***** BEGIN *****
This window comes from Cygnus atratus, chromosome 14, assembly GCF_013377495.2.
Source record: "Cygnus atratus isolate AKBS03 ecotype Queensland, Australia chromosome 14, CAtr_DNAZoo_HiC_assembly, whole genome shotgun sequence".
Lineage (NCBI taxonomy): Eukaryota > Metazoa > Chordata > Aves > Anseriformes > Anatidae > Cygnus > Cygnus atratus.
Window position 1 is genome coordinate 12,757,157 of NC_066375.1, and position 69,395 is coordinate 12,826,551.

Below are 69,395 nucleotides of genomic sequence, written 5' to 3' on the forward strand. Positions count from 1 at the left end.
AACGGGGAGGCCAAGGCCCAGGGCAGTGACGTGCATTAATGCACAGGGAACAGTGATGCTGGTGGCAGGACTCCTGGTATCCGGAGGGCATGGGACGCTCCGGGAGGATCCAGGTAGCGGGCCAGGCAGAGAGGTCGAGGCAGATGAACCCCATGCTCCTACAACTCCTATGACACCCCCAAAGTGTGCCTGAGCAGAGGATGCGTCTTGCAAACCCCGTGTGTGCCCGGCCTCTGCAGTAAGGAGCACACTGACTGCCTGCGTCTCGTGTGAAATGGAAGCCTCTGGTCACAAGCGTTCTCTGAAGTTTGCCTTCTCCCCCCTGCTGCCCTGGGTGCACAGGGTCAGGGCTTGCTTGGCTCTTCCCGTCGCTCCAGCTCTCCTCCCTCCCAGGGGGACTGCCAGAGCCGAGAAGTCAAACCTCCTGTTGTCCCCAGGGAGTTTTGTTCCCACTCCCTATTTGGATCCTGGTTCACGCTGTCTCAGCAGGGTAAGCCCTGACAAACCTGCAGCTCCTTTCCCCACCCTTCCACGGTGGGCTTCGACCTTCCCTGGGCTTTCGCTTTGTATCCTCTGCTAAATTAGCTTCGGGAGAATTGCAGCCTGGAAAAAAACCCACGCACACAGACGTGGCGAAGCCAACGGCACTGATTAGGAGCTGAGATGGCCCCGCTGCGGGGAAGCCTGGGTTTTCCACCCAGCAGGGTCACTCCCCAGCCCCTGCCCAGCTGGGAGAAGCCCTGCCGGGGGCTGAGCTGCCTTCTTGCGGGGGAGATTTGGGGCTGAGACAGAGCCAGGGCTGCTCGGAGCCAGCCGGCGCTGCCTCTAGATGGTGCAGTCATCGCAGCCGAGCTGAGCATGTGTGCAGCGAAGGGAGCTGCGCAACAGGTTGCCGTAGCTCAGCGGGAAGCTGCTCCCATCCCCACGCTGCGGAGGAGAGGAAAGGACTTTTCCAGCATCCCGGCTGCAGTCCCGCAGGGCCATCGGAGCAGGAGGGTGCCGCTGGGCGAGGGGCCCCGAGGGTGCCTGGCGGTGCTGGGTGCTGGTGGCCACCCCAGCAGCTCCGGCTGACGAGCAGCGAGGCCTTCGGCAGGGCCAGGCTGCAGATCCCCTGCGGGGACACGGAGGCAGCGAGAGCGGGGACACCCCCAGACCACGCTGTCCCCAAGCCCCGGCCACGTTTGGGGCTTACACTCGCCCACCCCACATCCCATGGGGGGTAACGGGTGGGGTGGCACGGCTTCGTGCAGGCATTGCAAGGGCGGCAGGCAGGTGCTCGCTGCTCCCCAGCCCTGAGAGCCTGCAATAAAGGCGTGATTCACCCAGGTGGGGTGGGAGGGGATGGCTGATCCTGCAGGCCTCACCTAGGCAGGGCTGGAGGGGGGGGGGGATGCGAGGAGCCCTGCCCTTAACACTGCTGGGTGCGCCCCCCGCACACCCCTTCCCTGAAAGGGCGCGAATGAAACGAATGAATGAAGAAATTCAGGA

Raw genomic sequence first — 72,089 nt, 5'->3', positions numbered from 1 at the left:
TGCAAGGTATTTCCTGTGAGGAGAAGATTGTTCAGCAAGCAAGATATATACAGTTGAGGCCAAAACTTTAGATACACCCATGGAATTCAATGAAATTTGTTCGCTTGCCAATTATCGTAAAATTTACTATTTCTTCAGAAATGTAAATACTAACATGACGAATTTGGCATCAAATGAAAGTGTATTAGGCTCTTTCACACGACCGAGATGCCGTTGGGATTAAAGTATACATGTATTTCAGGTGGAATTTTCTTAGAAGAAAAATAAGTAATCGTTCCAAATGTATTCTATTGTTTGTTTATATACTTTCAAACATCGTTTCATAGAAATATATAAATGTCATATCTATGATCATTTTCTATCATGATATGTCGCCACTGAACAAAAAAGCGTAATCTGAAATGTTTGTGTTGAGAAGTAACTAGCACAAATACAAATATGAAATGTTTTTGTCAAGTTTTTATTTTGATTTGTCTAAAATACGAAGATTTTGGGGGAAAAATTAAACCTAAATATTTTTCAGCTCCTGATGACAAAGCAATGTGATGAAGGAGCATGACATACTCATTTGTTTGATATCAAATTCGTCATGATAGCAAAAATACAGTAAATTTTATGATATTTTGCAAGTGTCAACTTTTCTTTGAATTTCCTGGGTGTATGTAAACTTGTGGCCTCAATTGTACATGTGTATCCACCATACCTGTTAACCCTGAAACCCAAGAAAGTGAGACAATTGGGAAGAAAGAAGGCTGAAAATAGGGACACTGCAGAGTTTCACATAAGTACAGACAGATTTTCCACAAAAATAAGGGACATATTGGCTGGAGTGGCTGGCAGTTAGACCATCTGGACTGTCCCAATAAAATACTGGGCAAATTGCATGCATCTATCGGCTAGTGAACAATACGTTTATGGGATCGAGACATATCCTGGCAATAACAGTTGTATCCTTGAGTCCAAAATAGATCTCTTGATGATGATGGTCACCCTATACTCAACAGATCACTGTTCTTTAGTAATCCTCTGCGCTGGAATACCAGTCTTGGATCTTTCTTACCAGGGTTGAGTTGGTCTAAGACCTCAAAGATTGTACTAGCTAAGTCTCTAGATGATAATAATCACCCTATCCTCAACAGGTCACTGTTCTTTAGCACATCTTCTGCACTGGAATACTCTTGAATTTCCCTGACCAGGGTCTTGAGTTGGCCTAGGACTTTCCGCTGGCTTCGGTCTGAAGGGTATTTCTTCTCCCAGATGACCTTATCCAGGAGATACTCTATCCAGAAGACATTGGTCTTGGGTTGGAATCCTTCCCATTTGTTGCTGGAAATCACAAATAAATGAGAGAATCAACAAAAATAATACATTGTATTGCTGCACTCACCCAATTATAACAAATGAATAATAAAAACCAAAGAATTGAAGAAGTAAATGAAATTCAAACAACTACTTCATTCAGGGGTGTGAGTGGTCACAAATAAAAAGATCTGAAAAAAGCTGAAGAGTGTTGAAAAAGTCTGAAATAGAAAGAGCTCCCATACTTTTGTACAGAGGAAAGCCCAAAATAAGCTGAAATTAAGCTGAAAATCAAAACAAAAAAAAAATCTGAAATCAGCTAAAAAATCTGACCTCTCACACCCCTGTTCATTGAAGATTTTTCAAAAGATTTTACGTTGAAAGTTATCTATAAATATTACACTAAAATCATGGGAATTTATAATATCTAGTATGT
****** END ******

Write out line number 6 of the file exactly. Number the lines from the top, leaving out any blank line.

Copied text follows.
AACGGGGAGGCCAAGGCCCAGGGCAGTGACGTGCATTAATGCACAGGGAACAGTGATGCTGGTGGCAGGACTCCTGGTATCCGGAGGGCATGGGACGCTCCGGGAGGATCCAGGTAGCGGGCCAGGCAGAGAGGTCGAGGCAGATGAACCCCATGCTCCTACAACTCCTATGACACCCCCAAAGTGTGCCTGAGCAGAGGATGCGTCTTGCAAACCCCGTGTGTGCCCGGCCTCTGCAGTAAGGAGCACACTGACTGCCTGCGTCTCGTGTGAAATGGAAGCCTCTGGTCACAAGCGTTCTCTGAAGTTTGCCTTCTCCCCCCTGCTGCCCTGGGTGCACAGGGTCAGGGCTTGCTTGGCTCTTCCCGTCGCTCCAGCTCTCCTCCCTCCCAGGGGGACTGCCAGAGCCGAGAAGTCAAACCTCCTGTTGTCCCCAGGGAGTTTTGTTCCCACTCCCTATTTGGATCCTGGTTCACGCTGTCTCAGCAGGGTAAGCCCTGACAAACCTGCAGCTCCTTTCCCCACCCTTCCACGGTGGGCTTCGACCTTCCCTGGGCTTTCGCTTTGTATCCTCTGCTAAATTAGCTTCGGGAGAATTGCAGCCTGGAAAAAAACCCACGCACACAGACGTGGCGAAGCCAACGGCACTGATTAGGAGCTGAGATGGCCCCGCTGCGGGGAAGCCTGGGTTTTCCACCCAGCAGGGTCACTCCCCAGCCCCTGCCCAGCTGGGAGAAGCCCTGCCGGGGGCTGAGCTGCCTTCTTGCGGGGGAGATTTGGGGCTGAGACAGAGCCAGGGCTGCTCGGAGCCAGCCGGCGCTGCCTCTAGATGGTGCAGTCATCGCAGCCGAGCTGAGCATGTGTGCAGCGAAGGGAGCTGCGCAACAGGTTGCCGTAGCTCAGCGGGAAGCTGCTCCCATCCCCACGCTGCGGAGGAGAGGAAAGGACTTTTCCAGCATCCCGGCTGCAGTCCCGCAGGGCCATCGGAGCAGGAGGGTGCCGCTGGGCGAGGGGCCCCGAGGGTGCCTGGCGGTGCTGGGTGCTGGTGGCCACCCCAGCAGCTCCGGCTGACGAGCAGCGAGGCCTTCGGCAGGGCCAGGCTGCAGATCCCCTGCGGGGACACGGAGGCAGCGAGAGCGGGGACACCCCCAGACCACGCTGTCCCCAAGCCCCGGCCACGTTTGGGGCTTACACTCGCCCACCCCACATCCCATGGGGGGTAACGGGTGGGGTGGCACGGCTTCGTGCAGGCATTGCAAGGGCGGCAGGCAGGTGCTCGCTGCTCCCCAGCCCTGAGAGCCTGCAATAAAGGCGTGATTCACCCAGGTGGGGTGGGAGGGGATGGCTGATCCTGCAGGCCTCACCTAGGCAGGGCTGGAGGGGGGGGGGGATGCGAGGAGCCCTGCCCTTAACACTGCTGGGTGCGCCCCCCGCACACCCCTTCCCTGAAAGGGCGCGAATGAAACGAATGAATGAAGAAATTCAGGA